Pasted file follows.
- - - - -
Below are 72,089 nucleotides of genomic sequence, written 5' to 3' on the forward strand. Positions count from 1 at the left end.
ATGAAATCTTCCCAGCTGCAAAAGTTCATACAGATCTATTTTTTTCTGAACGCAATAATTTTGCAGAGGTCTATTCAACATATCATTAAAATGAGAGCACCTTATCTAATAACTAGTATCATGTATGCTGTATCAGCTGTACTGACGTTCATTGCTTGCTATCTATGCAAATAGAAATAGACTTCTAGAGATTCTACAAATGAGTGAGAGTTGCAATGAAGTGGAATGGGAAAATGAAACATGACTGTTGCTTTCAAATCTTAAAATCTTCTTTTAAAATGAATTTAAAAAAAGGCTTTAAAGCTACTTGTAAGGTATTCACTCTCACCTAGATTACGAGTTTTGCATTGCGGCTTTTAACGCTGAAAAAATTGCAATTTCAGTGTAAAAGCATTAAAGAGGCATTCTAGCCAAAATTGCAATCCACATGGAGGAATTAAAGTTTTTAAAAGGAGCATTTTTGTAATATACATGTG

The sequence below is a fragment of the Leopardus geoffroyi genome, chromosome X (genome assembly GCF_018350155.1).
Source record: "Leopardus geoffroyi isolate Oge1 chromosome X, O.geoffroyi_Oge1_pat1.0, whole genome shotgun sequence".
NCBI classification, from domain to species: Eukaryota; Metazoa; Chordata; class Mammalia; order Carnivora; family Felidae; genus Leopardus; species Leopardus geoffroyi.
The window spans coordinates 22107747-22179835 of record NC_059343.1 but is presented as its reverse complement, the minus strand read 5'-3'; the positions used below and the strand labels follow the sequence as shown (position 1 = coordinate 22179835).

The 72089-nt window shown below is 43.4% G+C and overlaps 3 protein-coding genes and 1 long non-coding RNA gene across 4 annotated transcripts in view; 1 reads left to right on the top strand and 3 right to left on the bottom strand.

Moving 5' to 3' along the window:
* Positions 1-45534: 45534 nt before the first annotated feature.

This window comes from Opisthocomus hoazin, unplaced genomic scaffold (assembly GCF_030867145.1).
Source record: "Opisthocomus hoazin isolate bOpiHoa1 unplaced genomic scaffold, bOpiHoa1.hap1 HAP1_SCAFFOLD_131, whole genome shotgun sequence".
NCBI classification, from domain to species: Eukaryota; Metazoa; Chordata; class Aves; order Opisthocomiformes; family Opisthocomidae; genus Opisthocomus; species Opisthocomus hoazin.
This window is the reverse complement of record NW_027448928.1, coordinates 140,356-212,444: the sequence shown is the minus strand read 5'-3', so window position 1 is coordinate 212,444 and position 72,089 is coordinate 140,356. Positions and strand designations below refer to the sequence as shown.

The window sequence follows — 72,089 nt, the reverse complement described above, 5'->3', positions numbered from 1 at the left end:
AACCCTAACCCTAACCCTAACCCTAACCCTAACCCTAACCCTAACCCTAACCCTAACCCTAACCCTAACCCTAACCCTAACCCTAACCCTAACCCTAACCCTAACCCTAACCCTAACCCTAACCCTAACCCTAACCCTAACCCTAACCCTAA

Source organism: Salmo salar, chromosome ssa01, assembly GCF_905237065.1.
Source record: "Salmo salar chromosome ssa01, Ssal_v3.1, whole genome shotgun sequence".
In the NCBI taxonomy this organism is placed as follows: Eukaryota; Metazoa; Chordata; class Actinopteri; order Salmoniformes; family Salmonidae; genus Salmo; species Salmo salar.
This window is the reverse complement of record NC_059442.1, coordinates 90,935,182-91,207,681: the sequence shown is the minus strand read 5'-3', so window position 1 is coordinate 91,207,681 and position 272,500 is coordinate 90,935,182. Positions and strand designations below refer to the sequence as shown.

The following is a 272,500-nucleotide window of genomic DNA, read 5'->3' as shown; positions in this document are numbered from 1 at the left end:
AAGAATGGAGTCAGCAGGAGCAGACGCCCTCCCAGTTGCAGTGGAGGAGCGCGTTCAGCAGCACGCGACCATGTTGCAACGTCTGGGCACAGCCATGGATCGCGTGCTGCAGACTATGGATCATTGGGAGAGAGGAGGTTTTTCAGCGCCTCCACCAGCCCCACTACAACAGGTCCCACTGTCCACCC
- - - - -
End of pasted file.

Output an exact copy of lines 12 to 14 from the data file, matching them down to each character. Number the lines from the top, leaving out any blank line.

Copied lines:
NCBI classification, from domain to species: Eukaryota; Metazoa; Chordata; class Aves; order Opisthocomiformes; family Opisthocomidae; genus Opisthocomus; species Opisthocomus hoazin.
This window is the reverse complement of record NW_027448928.1, coordinates 140,356-212,444: the sequence shown is the minus strand read 5'-3', so window position 1 is coordinate 212,444 and position 72,089 is coordinate 140,356. Positions and strand designations below refer to the sequence as shown.

The window sequence follows — 72,089 nt, the reverse complement described above, 5'->3', positions numbered from 1 at the left end: